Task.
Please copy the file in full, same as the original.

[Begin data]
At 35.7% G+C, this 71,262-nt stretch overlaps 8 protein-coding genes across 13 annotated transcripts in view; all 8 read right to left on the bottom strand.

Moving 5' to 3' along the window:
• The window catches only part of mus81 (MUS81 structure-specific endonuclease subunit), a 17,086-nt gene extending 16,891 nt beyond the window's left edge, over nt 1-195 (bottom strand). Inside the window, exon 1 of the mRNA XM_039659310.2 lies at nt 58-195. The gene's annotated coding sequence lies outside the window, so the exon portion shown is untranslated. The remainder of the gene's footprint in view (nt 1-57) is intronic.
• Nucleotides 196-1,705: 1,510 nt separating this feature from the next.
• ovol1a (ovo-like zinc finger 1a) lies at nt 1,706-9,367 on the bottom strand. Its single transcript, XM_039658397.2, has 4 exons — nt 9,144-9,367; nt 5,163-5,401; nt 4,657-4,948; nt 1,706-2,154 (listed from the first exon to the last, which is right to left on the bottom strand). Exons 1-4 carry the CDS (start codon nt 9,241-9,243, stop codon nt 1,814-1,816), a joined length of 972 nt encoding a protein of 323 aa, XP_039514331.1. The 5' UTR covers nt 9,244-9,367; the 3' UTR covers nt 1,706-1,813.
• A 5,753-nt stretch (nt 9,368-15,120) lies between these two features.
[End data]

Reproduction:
At 35.7% G+C, this 71,262-nt stretch overlaps 8 protein-coding genes across 13 annotated transcripts in view; all 8 read right to left on the bottom strand.

Moving 5' to 3' along the window:
• The window catches only part of mus81 (MUS81 structure-specific endonuclease subunit), a 17,086-nt gene extending 16,891 nt beyond the window's left edge, over nt 1-195 (bottom strand). Inside the window, exon 1 of the mRNA XM_039659310.2 lies at nt 58-195. The gene's annotated coding sequence lies outside the window, so the exon portion shown is untranslated. The remainder of the gene's footprint in view (nt 1-57) is intronic.
• Nucleotides 196-1,705: 1,510 nt separating this feature from the next.
• ovol1a (ovo-like zinc finger 1a) lies at nt 1,706-9,367 on the bottom strand. Its single transcript, XM_039658397.2, has 4 exons — nt 9,144-9,367; nt 5,163-5,401; nt 4,657-4,948; nt 1,706-2,154 (listed from the first exon to the last, which is right to left on the bottom strand). Exons 1-4 carry the CDS (start codon nt 9,241-9,243, stop codon nt 1,814-1,816), a joined length of 972 nt encoding a protein of 323 aa, XP_039514331.1. The 5' UTR covers nt 9,244-9,367; the 3' UTR covers nt 1,706-1,813.
• A 5,753-nt stretch (nt 9,368-15,120) lies between these two features.